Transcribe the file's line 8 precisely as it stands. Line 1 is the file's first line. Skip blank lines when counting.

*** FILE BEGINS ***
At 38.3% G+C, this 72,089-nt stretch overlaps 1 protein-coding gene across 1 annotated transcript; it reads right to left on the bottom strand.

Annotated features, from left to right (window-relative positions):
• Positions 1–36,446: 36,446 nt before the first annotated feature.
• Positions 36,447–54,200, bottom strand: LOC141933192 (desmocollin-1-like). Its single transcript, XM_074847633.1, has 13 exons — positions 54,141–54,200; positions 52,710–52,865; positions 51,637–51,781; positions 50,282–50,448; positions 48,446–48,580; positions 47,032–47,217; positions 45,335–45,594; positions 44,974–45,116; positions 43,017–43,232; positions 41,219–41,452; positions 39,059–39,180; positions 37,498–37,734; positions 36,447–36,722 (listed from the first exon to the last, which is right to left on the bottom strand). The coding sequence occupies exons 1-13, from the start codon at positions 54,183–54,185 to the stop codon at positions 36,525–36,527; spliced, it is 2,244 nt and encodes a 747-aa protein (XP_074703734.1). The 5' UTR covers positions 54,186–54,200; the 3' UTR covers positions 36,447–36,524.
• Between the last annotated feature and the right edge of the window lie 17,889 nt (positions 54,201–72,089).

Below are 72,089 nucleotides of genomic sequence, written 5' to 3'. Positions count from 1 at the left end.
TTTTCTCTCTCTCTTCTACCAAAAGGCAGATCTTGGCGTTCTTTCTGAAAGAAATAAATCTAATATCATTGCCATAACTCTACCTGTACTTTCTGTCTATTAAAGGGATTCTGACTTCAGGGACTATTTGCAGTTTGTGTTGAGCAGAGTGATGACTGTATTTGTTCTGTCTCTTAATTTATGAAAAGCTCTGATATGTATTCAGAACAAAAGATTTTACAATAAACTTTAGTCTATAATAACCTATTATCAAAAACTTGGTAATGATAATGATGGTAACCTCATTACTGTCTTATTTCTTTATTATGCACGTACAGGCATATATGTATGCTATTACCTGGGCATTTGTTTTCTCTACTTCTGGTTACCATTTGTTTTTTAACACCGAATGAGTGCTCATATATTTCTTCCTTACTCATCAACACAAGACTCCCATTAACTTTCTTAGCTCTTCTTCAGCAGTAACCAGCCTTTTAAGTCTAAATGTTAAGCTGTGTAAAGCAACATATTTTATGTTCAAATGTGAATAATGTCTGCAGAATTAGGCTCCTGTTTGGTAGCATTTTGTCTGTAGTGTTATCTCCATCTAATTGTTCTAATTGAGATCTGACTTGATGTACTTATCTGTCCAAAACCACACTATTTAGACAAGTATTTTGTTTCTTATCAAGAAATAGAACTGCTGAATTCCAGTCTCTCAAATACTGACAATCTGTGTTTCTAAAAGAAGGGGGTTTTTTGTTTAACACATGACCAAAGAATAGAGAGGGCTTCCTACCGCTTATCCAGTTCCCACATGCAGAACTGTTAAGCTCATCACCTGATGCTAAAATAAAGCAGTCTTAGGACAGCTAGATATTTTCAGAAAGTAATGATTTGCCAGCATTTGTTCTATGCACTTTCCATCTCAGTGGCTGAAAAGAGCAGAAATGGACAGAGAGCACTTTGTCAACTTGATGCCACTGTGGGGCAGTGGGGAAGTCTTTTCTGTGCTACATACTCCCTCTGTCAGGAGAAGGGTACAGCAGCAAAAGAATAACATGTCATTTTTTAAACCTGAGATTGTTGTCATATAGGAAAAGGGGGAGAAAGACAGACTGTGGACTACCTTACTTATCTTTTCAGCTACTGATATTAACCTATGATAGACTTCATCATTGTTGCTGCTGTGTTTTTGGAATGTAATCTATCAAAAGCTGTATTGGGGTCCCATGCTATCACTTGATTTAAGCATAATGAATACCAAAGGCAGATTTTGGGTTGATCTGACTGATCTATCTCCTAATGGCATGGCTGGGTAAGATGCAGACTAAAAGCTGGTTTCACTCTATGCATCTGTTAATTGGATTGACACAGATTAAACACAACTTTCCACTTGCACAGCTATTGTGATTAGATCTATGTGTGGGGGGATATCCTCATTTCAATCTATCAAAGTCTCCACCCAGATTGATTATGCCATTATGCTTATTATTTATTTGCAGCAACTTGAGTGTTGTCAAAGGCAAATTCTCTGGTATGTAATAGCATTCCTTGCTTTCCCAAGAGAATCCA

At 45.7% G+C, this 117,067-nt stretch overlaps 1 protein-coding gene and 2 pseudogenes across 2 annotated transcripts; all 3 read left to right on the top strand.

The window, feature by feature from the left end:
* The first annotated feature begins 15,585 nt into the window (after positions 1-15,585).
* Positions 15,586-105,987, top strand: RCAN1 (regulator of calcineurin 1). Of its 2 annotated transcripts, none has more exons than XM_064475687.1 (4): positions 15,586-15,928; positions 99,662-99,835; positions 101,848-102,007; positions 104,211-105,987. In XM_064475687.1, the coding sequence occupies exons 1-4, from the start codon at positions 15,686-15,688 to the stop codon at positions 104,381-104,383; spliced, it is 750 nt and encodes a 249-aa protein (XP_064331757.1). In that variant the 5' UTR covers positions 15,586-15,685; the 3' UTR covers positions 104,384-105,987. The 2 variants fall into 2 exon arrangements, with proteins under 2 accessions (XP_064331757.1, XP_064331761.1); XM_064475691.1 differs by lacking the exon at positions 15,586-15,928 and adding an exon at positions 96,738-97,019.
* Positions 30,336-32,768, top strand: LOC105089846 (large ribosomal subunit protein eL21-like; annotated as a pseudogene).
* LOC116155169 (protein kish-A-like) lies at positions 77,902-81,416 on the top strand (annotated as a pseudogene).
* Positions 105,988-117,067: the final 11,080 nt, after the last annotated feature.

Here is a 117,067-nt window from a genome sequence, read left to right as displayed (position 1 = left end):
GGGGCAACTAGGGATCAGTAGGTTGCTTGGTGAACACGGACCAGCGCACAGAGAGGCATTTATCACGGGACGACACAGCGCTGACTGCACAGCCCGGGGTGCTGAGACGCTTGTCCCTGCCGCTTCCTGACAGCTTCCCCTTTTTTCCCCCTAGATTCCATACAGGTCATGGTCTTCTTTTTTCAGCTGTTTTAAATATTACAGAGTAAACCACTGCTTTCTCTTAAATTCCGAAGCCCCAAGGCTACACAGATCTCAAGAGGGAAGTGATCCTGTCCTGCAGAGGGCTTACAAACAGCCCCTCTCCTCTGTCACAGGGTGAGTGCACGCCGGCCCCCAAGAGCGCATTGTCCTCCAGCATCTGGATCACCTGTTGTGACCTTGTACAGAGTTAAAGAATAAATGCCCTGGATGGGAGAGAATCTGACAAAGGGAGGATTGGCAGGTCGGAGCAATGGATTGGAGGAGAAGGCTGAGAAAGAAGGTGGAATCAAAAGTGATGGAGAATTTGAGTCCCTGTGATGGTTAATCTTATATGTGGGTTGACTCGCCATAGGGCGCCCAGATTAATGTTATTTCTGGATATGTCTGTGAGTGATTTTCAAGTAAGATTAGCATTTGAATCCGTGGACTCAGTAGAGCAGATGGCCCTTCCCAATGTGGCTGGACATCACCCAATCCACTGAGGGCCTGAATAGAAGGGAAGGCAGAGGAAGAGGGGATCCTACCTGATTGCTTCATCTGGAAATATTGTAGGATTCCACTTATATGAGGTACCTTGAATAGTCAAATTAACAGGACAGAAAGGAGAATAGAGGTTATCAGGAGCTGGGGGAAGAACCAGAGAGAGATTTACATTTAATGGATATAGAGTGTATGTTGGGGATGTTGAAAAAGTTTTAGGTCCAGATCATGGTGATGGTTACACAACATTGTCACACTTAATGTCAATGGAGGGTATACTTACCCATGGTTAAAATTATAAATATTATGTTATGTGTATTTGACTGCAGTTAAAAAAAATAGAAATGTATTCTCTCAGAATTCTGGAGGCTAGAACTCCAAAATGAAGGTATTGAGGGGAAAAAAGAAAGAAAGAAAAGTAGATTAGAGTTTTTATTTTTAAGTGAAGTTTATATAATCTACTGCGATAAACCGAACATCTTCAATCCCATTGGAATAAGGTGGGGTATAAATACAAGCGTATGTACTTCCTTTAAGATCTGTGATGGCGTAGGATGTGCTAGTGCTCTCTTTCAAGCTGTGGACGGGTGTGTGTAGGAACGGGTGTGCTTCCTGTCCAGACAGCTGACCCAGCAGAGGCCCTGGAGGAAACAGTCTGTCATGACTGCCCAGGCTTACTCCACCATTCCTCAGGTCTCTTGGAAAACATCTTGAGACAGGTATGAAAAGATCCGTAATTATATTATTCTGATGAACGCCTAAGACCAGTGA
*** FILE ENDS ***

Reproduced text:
At 45.7% G+C, this 117,067-nt stretch overlaps 1 protein-coding gene and 2 pseudogenes across 2 annotated transcripts; all 3 read left to right on the top strand.